Alright, something needs to be said here. What the hell is up with Sears lately? A company that has, for the most part, stayed out of the news has suddenly found itself in a lot of hot water.
Awful Marketing released a story today indicating that Sears has shut down the part of Manage My Home.com that allowed anyone to gain information about the purchase history of virtually any person who had shopped at the store.
However, it looks like it might have been a little too late. According to the Washington Post blog a class action lawsuit was brought against the retail giant in response to their huge oversight of their own privacy policies.
Here is the response that Sears had:
“We take our customers’ privacy concerns very seriously. As a result, we have turned off the ability to view a customer’s purchase history on Manage My Home until we can implement a validation process that will restrict access by unauthorized third parties.”
“Turned off the ability … until we can implement a validation process”? Something smells like male bovine feces to me.
As a web developer, I look at this statement and the first thing that comes to mind is: they wanted it cheap, quick, and now. Handling login and registration processes to keep information secure is a huge part of creating an interactive website. My gut feeling is that somewhere along the way one of the developers probably suggested that they create a secure way to access the information available. Including a sign-in or maybe even a registration (*gasp*). However, somewhere along the way, someone said to that developer: “Well, yea, that’d be great. But how much longer will that take us and how much will it cost?”
Ultimately, the bottom line was the victor for Sears. They could push their website out the door and show people just how cool it was to be able to access information about their previous purchases. I can almost see one of the executives of Sears sitting there in Hoffman Estates sipping on a $250.00 glass of single malt scotch in their $10,000 leather chair guffawing to himself because they got their new website out so quickly and with so little cost.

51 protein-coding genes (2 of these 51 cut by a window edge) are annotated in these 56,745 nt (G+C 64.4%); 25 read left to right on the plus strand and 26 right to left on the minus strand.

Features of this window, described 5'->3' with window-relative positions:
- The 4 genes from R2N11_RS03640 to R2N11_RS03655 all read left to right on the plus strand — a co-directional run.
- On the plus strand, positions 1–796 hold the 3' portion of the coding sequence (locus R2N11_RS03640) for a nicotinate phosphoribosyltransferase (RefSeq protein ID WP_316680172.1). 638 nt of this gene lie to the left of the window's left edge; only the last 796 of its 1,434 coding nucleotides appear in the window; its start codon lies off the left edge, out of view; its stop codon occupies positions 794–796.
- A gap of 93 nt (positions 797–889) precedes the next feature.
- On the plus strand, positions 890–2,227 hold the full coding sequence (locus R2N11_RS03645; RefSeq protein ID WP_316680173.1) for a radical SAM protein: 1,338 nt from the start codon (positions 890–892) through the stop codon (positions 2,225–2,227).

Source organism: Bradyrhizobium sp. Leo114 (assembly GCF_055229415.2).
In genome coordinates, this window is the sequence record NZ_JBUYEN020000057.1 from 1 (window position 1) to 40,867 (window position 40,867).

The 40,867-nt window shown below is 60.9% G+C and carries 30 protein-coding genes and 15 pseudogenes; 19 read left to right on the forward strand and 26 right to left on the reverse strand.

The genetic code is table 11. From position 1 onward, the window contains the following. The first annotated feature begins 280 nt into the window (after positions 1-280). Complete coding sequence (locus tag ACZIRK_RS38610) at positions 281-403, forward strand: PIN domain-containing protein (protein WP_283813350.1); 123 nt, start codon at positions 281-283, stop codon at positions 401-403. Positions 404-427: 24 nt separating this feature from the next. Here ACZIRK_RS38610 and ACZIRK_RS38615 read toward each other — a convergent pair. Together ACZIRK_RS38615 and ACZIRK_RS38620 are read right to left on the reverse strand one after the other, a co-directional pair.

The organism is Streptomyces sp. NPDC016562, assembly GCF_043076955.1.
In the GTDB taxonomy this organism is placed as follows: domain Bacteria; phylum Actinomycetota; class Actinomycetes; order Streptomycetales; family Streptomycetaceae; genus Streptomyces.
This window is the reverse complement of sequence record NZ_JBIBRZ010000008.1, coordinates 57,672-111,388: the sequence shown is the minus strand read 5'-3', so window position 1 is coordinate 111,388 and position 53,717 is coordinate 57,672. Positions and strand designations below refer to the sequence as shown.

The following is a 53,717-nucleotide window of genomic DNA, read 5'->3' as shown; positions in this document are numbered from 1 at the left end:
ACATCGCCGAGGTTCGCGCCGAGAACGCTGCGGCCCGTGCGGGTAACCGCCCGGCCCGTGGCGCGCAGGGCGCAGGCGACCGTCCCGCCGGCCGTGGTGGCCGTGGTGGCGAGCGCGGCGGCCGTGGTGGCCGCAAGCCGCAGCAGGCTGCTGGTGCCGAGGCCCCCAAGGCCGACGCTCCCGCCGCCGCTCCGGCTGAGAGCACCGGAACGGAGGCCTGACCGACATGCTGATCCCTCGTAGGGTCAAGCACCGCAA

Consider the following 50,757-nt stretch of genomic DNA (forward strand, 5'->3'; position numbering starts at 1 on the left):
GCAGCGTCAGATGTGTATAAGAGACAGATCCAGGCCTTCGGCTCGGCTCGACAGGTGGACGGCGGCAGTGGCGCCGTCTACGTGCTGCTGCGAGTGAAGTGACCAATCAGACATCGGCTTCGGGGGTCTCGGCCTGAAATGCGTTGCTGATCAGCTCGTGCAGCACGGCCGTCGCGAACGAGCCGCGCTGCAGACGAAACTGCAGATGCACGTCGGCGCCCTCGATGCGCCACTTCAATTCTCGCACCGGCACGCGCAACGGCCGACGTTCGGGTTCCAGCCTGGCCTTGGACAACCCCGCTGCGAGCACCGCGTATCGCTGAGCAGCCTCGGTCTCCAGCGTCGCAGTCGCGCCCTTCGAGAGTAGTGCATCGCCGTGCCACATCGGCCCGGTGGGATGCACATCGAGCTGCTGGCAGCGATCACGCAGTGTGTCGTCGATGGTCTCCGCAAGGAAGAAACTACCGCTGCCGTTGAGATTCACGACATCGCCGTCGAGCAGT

Well Sears, people are starting to pay attention. This is evident by the current downward slope of their stocks that has occurred as a result of these privacy hacks.
The worst part is: this isn’t the only thing that Sears has done to destroy its reputation in the realm of consumer privacy. Within the past week or two, Sears has also been in the news for the spyware installation that occurs when joining the Sears/K-Mart community. This includes, but is not limited to the transmission of bank logins, browsing history, and so on. More information about this can be found in the CA Security Advisor Research Blog.
Although it may just be a case of coincidence, this writer finds it hard to ignore that these blatant ill practices in terms of their consumer privacy policies come just days after the former head of the company, Edward Brennan passed away. Could it be possible that this person, whose family had worked for Sears for generations, was holding the beast back from chomping on the privacy of its consumers?
Or, has Sears really just decided that they no longer care about the consumer and jumped on the bandwagon of money before people, always?
In either case, I have decided that there are too many other stores out there just like Sears, and frankly, they deserve my business more.